Consensus on digital certificates should boost Direct Project messaging

The Direct Project, the secure clinical messaging protocol introduced earlier this year, has advanced to the next level with the announcement that a workgroup of the Direct Project consortium has reached agreement on a key component of the "trust framework" that will be required for Direct messaging.

The Direct Project Rules of the Road workgroup has formulated a certificate policy that will govern the use of digital certificates when providers exchange messages. These will be used to authenticate the identities of senders and receivers.

Networks known as Health Internet Service Providers, or HISPs, are responsible for the routing and security of the messages between providers. Among other things, a HISP must confirm the identity of the sender's HISP, if it is different from that of the receiver, and encrypt the messages of its subscribers. The new security rules are expected to strengthen trust between HISPs.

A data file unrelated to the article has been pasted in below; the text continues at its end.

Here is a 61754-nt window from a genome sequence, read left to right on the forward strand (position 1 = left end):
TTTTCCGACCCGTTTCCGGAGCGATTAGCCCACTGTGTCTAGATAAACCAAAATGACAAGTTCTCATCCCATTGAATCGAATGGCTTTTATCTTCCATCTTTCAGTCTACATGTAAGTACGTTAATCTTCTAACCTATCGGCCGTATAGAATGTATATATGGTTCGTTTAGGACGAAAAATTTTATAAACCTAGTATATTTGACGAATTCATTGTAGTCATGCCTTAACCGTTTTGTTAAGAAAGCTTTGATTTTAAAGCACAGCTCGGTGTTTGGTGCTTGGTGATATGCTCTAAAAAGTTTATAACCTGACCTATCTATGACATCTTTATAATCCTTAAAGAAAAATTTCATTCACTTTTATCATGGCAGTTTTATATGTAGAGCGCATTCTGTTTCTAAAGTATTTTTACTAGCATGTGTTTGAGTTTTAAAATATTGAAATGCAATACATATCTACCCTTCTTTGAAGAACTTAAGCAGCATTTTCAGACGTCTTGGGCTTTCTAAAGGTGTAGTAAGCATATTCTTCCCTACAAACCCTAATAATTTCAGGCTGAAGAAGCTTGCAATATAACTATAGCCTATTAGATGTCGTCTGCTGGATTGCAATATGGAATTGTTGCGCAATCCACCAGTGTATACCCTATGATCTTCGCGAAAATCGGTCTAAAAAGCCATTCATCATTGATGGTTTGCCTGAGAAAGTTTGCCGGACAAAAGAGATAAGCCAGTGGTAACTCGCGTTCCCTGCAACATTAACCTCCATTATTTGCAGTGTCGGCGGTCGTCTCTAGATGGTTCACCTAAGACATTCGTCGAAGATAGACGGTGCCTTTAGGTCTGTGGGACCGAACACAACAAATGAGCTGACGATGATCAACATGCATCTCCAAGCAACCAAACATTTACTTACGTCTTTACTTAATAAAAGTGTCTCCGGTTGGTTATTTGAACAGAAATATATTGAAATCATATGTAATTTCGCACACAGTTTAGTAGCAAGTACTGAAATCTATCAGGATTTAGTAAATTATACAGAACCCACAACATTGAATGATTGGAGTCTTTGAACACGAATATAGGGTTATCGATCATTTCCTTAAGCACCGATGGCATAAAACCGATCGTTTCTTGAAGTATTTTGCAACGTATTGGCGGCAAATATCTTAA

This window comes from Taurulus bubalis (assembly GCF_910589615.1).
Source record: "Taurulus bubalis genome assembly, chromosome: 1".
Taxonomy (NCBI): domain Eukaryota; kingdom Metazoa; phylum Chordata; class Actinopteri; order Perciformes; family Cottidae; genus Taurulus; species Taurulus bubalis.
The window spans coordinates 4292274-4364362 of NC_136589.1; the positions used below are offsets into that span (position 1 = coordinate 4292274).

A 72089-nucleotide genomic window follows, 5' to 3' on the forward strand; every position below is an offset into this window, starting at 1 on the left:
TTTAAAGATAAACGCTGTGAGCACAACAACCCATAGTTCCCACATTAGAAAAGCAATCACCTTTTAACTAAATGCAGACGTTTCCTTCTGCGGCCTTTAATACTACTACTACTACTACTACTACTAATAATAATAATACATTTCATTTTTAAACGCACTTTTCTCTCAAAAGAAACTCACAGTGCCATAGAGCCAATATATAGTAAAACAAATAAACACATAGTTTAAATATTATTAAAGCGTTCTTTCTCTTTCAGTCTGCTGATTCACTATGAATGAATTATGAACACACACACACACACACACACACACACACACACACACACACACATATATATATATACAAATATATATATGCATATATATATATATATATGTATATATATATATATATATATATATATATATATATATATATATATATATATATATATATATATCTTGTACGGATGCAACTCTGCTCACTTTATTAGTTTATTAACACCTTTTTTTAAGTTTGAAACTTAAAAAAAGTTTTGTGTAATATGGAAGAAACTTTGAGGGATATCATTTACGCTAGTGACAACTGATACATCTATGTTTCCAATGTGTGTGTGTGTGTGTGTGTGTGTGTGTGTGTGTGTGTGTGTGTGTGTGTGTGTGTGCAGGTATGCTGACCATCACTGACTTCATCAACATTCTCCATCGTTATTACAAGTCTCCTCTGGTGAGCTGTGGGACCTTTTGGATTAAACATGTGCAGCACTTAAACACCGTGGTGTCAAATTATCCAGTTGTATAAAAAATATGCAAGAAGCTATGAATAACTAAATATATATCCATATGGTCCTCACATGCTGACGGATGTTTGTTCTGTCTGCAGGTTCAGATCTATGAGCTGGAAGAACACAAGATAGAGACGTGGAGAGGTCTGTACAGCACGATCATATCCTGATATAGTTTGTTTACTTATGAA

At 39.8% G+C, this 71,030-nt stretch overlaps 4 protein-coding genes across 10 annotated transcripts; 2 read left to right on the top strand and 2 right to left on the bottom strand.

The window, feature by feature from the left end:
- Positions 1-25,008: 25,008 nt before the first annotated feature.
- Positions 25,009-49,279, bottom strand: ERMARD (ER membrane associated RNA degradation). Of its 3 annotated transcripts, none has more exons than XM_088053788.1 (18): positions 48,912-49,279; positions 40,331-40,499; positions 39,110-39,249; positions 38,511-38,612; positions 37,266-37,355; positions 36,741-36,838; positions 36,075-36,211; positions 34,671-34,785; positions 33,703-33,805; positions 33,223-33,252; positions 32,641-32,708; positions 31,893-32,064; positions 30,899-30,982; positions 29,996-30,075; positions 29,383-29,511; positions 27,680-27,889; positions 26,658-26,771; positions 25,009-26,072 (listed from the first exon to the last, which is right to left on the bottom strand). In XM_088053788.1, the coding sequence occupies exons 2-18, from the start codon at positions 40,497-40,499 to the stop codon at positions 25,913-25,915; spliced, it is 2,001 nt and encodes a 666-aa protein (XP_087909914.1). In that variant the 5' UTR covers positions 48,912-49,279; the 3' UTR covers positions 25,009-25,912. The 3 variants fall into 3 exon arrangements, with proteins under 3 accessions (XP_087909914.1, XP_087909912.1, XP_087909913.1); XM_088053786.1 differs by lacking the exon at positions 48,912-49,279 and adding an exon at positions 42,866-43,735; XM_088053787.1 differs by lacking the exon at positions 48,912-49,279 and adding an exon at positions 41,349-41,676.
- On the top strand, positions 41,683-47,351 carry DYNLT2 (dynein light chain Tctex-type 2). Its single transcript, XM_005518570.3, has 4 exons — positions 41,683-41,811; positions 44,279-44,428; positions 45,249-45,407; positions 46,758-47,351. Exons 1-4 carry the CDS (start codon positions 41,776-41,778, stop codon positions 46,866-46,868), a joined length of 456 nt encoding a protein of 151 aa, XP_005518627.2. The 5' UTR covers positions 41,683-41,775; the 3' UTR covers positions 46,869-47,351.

In a Government Health IT article, David Kibbe, a senior adviser to the American Academy of Family Physicians, explains that participants in Direct pilots requested security rules more specific than those that the Direct Project consortium had published. As a result, the consortium formed the Rules of the Road workgroup last April, and its work led to the agreement on the certificate policy.

The Office of the National Coordinator for Health IT (ONC) spurred the development of the Direct Project protocol in collaboration with health IT vendors and other private-sector partners. According to Kibbe, "Direct exchange is intended to replace fax, courier, and mail transmission of clinical messages for referral and other purposes between providers, to permit secure email-like communications between providers and their patients, and to support other simple exchange scenarios envisioned as part of Meaningful Use."

Some state-sponsored health information exchanges have announced their intention to use Direct messaging as a first step toward two-way data interchanges. In addition, a number of electronic health record vendors are incorporating the Direct protocols into the latest versions of their products. 

To learn more:
- read the Government Health IT article 


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